Upgrading the Customer

When founded in 1987 by Wayne Tyrell, Prime Electric Inc. (Bellevue, Wash.) concentrated on small electrical service projects and in-plant installations. Now, the company’s portfolio encompasses aerospace, commercial and high-rise office, municipal, educational and institutional, hospitality, high-rise residential, medical, biotech, retail, and industrial industries. Whatever the economic climate, Prime Electric has invested heavily in its service department’s ability to respond to customer needs.

Today’s trend is a focus on energy management-related service projects.

“As LEED and green issues receive increasing amounts of publicity, both ongoing and new service projects are including more energy management and conservation as components,” said Ron Lambert, group executive and special projects manager.

Building owners are looking for ways to demonstrate their commitment to green initiatives, but productivity and saving money in improved building operations also drive the demand for energy management-related service projects.

Customer expectations
The first thing customers expect from an energy management-related service project is a thorough analysis of the building and its energy consumption levels, according to Greg Leaf, Prime Electric’s service executive.

“We need to demonstrate savings in both energy and dollars,” he said.

Customers also expect the electrical contractor (EC) to intercede with utilities in obtaining rebates and incentives and to install systems or products that will deliver those agreed-on savings levels.

“Our customers also expect the service department to have access to design capabilities and to have knowledge of energy efficiency and management trends and technologies,” said Gregg Steeb, service manager.

No matter the size, the goal of an energy management-related service project is to upgrade the building to meet energy codes or other energy management goals. A small energy management project, Steeb said, could be a lighting retrofit, which would usually consist of upgrading lamps, ballasts and replacing fixtures that will lower consumption but deliver the same quality light levels.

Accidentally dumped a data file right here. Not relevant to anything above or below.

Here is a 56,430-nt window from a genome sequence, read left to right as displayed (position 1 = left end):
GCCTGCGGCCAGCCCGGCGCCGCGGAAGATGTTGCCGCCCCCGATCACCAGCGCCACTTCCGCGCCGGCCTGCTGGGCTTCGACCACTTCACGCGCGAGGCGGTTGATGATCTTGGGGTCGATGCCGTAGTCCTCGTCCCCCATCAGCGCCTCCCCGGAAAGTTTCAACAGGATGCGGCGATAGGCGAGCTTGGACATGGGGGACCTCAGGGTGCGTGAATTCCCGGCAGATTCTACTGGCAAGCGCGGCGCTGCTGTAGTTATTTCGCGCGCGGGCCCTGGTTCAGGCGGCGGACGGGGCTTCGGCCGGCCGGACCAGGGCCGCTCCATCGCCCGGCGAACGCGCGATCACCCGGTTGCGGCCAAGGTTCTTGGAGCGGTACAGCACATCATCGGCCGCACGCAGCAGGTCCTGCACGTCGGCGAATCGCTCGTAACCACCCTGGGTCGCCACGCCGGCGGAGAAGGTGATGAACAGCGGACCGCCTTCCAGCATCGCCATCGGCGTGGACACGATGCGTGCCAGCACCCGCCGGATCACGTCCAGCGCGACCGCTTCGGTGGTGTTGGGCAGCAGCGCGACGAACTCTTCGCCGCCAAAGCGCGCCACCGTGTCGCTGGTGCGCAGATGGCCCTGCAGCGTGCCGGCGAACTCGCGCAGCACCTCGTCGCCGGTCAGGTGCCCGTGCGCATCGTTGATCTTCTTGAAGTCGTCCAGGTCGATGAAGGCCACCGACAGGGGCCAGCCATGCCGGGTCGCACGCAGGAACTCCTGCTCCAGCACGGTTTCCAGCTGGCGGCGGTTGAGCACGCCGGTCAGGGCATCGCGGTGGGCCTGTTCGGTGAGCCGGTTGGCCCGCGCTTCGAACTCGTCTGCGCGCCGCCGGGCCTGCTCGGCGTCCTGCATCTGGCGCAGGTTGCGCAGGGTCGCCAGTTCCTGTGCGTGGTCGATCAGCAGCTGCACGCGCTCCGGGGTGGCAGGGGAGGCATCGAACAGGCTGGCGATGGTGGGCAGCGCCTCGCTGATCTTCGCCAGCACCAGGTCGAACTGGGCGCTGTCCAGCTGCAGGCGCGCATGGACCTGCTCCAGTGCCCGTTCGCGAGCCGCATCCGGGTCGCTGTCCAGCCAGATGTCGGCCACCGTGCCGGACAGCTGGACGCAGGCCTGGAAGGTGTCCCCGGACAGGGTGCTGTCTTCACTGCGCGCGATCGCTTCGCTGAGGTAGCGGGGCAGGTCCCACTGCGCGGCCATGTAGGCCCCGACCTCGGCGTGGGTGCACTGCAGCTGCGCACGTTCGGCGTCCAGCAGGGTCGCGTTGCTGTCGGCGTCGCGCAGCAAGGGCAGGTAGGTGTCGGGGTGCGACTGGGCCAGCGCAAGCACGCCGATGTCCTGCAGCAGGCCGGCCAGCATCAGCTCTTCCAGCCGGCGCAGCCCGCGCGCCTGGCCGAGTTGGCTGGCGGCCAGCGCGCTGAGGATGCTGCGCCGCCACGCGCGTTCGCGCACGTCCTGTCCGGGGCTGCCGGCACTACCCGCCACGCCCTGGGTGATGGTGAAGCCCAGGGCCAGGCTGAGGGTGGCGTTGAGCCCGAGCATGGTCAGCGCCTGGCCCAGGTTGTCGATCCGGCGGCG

“The latest technologies for general illumination are still a little more expensive than traditional sources. But the pricing continues to come down, and the payback period is getting shorter,” Steeb said.

Energy management goals in a lighting retrofit project could also include the incorporation of motion-controlled dimming ballasts and occupancy and daylight harvesting sensors.

A medium-sized project would build on lighting, Leaf said, to include the installation of variable frequency drive (VFD) motors for the building’s mechanical systems.

“VFDs save energy by regulating the speed and rotational force, or torque output, of an electric motor,” Leaf said.

For example, ABB estimates that its drives in operation worldwide save about 115 million megawatt-hours of electricity every year.

Such small- and medium-sized energy-management jobs are usually performed for building tenants.

“A larger project would focus on lighting and mechanical upgrades for an entire building or campus,” Lambert said.

“We already have the resources we need to perform this kind of work—our people, their experience and previous training, and their commitment to quality,” he said.

The company uses additional training opportunities to ensure that electricians working on energy management projects are up-to-date on the latest equipment, technology and installation methods.

“The ongoing education offered by manufacturers in new products as well as suppliers’ expertise and their backing of the products, are vital to the electrical contractor being able to demonstrate energy-savings opportunities and give building owners and tenants confidence in the quality and performance of system upgrades,” he said.

Electricians also need the right tools. Utilities are a resource for the EC working on these service projects. Utility incentives usually are based on energy savings, so the more conservation upgrades the contractor provides, the higher rebates the building owner receives.

“Electrical contractors need to know what the local utility’s rebate programs and incentives are as part of the initial analysis of the customer’s building operations, and they also need to keep current on changes to the programs,” Leaf said.

The demand for improved energy management presents a unique opportunity for ECs to diversify their service department offerings and to provide tenants the newest technology to increase energy savings. Certainly, ECs that deliver the best energy-efficient equipment and technology the industry has to offer will be the ones that succeed in delivering successful energy management-related service projects.

BREMER, a freelance writer based in Solomons, Md., contributes frequently to ELECTRICAL CONTRACTOR. She can be reached at 410.394.6966 and darbremer@comcast.net.

About the Author

Darlene Bremer

Freelance Writer
Darlene Bremer, a freelance writer based in Solomons, Md., contributed frequently to ELECTRICAL CONTRACTOR until the end of 2015.

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